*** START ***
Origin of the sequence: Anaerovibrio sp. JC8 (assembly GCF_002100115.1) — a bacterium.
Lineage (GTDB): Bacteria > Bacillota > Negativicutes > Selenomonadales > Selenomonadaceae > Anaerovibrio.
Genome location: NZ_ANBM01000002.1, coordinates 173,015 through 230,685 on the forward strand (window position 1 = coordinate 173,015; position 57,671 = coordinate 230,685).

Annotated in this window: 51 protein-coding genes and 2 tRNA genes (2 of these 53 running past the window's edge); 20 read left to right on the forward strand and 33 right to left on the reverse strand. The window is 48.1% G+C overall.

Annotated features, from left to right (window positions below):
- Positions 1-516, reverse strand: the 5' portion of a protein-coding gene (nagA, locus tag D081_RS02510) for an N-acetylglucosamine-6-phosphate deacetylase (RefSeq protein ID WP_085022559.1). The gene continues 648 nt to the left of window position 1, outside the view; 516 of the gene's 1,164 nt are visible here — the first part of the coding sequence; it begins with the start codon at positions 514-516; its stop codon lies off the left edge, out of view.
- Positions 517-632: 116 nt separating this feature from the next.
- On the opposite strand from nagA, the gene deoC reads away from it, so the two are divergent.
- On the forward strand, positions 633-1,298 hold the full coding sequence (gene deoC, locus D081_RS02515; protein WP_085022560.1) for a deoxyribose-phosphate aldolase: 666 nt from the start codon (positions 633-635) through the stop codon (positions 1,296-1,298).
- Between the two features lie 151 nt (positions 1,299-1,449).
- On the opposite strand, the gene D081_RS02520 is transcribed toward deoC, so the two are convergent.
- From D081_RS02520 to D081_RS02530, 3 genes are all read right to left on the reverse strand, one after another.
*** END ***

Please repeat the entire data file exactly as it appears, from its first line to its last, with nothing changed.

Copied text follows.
Origin of the sequence: Anaerovibrio sp. JC8 (assembly GCF_002100115.1) — a bacterium.
Lineage (GTDB): Bacteria > Bacillota > Negativicutes > Selenomonadales > Selenomonadaceae > Anaerovibrio.
Genome location: NZ_ANBM01000002.1, coordinates 173,015 through 230,685 on the forward strand (window position 1 = coordinate 173,015; position 57,671 = coordinate 230,685).

Annotated in this window: 51 protein-coding genes and 2 tRNA genes (2 of these 53 running past the window's edge); 20 read left to right on the forward strand and 33 right to left on the reverse strand. The window is 48.1% G+C overall.

Annotated features, from left to right (window positions below):
- Positions 1-516, reverse strand: the 5' portion of a protein-coding gene (nagA, locus tag D081_RS02510) for an N-acetylglucosamine-6-phosphate deacetylase (RefSeq protein ID WP_085022559.1). The gene continues 648 nt to the left of window position 1, outside the view; 516 of the gene's 1,164 nt are visible here — the first part of the coding sequence; it begins with the start codon at positions 514-516; its stop codon lies off the left edge, out of view.
- Positions 517-632: 116 nt separating this feature from the next.
- On the opposite strand from nagA, the gene deoC reads away from it, so the two are divergent.
- On the forward strand, positions 633-1,298 hold the full coding sequence (gene deoC, locus D081_RS02515; protein WP_085022560.1) for a deoxyribose-phosphate aldolase: 666 nt from the start codon (positions 633-635) through the stop codon (positions 1,296-1,298).
- Between the two features lie 151 nt (positions 1,299-1,449).
- On the opposite strand, the gene D081_RS02520 is transcribed toward deoC, so the two are convergent.
- From D081_RS02520 to D081_RS02530, 3 genes are all read right to left on the reverse strand, one after another.